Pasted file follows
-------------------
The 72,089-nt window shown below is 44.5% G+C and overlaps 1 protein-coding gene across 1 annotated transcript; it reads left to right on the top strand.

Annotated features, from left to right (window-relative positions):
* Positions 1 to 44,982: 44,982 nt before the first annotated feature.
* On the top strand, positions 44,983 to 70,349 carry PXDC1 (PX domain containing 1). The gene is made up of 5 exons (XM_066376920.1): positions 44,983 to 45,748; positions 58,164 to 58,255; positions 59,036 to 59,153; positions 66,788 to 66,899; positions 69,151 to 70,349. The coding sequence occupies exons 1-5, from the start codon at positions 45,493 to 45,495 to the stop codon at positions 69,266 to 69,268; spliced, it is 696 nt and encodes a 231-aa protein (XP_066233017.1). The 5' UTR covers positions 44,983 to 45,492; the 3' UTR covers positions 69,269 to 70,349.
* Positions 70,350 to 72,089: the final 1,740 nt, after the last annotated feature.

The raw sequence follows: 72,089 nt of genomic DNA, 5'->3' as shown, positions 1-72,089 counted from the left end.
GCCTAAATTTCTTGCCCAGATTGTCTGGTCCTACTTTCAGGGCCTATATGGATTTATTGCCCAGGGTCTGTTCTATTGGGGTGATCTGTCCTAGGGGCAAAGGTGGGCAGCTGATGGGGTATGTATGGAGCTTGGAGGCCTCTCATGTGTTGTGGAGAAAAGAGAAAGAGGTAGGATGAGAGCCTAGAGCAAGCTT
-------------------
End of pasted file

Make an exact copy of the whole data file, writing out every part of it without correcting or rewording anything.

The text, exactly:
The 72,089-nt window shown below is 44.5% G+C and overlaps 1 protein-coding gene across 1 annotated transcript; it reads left to right on the top strand.

Annotated features, from left to right (window-relative positions):
* Positions 1 to 44,982: 44,982 nt before the first annotated feature.
* On the top strand, positions 44,983 to 70,349 carry PXDC1 (PX domain containing 1). The gene is made up of 5 exons (XM_066376920.1): positions 44,983 to 45,748; positions 58,164 to 58,255; positions 59,036 to 59,153; positions 66,788 to 66,899; positions 69,151 to 70,349. The coding sequence occupies exons 1-5, from the start codon at positions 45,493 to 45,495 to the stop codon at positions 69,266 to 69,268; spliced, it is 696 nt and encodes a 231-aa protein (XP_066233017.1). The 5' UTR covers positions 44,983 to 45,492; the 3' UTR covers positions 69,269 to 70,349.
* Positions 70,350 to 72,089: the final 1,740 nt, after the last annotated feature.

The raw sequence follows: 72,089 nt of genomic DNA, 5'->3' as shown, positions 1-72,089 counted from the left end.
GCCTAAATTTCTTGCCCAGATTGTCTGGTCCTACTTTCAGGGCCTATATGGATTTATTGCCCAGGGTCTGTTCTATTGGGGTGATCTGTCCTAGGGGCAAAGGTGGGCAGCTGATGGGGTATGTATGGAGCTTGGAGGCCTCTCATGTGTTGTGGAGAAAAGAGAAAGAGGTAGGATGAGAGCCTAGAGCAAGCTT